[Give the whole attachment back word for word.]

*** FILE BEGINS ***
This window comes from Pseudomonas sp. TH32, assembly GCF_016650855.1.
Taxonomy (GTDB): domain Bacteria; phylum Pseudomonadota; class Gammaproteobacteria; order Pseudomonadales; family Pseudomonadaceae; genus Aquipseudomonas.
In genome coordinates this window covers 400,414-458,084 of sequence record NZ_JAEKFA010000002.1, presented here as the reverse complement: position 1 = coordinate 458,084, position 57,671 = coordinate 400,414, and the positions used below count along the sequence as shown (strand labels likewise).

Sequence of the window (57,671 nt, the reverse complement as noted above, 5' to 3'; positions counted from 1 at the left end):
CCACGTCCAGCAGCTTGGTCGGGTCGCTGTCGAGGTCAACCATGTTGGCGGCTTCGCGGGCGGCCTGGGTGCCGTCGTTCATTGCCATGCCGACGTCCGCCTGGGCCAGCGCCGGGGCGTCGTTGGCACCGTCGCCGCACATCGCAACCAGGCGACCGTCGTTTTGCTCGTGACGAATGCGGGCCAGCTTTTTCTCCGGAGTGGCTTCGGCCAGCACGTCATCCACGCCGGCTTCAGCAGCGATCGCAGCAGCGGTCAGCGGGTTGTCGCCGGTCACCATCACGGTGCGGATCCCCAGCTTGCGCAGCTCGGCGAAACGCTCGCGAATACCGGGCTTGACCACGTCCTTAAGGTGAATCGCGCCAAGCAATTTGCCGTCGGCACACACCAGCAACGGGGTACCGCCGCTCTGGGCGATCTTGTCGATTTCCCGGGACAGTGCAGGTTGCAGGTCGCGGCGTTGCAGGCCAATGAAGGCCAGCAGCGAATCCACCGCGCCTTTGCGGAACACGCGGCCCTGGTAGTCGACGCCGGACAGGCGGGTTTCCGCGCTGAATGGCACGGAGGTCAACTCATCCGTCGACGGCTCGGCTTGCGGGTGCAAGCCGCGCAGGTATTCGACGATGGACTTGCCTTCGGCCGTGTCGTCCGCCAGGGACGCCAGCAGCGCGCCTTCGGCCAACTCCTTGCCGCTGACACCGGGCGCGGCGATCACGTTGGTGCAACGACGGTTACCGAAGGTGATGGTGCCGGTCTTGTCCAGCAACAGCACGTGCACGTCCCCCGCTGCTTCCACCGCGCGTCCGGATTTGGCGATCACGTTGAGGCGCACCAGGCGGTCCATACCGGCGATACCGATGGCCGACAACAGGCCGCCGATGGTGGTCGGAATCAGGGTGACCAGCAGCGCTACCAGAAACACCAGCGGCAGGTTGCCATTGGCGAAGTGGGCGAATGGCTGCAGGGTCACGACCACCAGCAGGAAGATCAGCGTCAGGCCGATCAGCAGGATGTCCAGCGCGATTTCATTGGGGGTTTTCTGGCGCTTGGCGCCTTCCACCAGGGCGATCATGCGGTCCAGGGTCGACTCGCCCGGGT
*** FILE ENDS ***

This window comes from Pseudomonas sp. TH32, assembly GCF_016650855.1.
Taxonomy (GTDB): domain Bacteria; phylum Pseudomonadota; class Gammaproteobacteria; order Pseudomonadales; family Pseudomonadaceae; genus Aquipseudomonas.
In genome coordinates this window covers 400,414-458,084 of sequence record NZ_JAEKFA010000002.1, presented here as the reverse complement: position 1 = coordinate 458,084, position 57,671 = coordinate 400,414, and the positions used below count along the sequence as shown (strand labels likewise).

Sequence of the window (57,671 nt, the reverse complement as noted above, 5' to 3'; positions counted from 1 at the left end):
CCACGTCCAGCAGCTTGGTCGGGTCGCTGTCGAGGTCAACCATGTTGGCGGCTTCGCGGGCGGCCTGGGTGCCGTCGTTCATTGCCATGCCGACGTCCGCCTGGGCCAGCGCCGGGGCGTCGTTGGCACCGTCGCCGCACATCGCAACCAGGCGACCGTCGTTTTGCTCGTGACGAATGCGGGCCAGCTTTTTCTCCGGAGTGGCTTCGGCCAGCACGTCATCCACGCCGGCTTCAGCAGCGATCGCAGCAGCGGTCAGCGGGTTGTCGCCGGTCACCATCACGGTGCGGATCCCCAGCTTGCGCAGCTCGGCGAAACGCTCGCGAATACCGGGCTTGACCACGTCCTTAAGGTGAATCGCGCCAAGCAATTTGCCGTCGGCACACACCAGCAACGGGGTACCGCCGCTCTGGGCGATCTTGTCGATTTCCCGGGACAGTGCAGGTTGCAGGTCGCGGCGTTGCAGGCCAATGAAGGCCAGCAGCGAATCCACCGCGCCTTTGCGGAACACGCGGCCCTGGTAGTCGACGCCGGACAGGCGGGTTTCCGCGCTGAATGGCACGGAGGTCAACTCATCCGTCGACGGCTCGGCTTGCGGGTGCAAGCCGCGCAGGTATTCGACGATGGACTTGCCTTCGGCCGTGTCGTCCGCCAGGGACGCCAGCAGCGCGCCTTCGGCCAACTCCTTGCCGCTGACACCGGGCGCGGCGATCACGTTGGTGCAACGACGGTTACCGAAGGTGATGGTGCCGGTCTTGTCCAGCAACAGCACGTGCACGTCCCCCGCTGCTTCCACCGCGCGTCCGGATTTGGCGATCACGTTGAGGCGCACCAGGCGGTCCATACCGGCGATACCGATGGCCGACAACAGGCCGCCGATGGTGGTCGGAATCAGGGTGACCAGCAGCGCTACCAGAAACACCAGCGGCAGGTTGCCATTGGCGAAGTGGGCGAATGGCTGCAGGGTCACGACCACCAGCAGGAAGATCAGCGTCAGGCCGATCAGCAGGATGTCCAGCGCGATTTCATTGGGGGTTTTCTGGCGCTTGGCGCCTTCCACCAGGGCGATCATGCGGTCCAGGGTCGACTCGCCCGGGT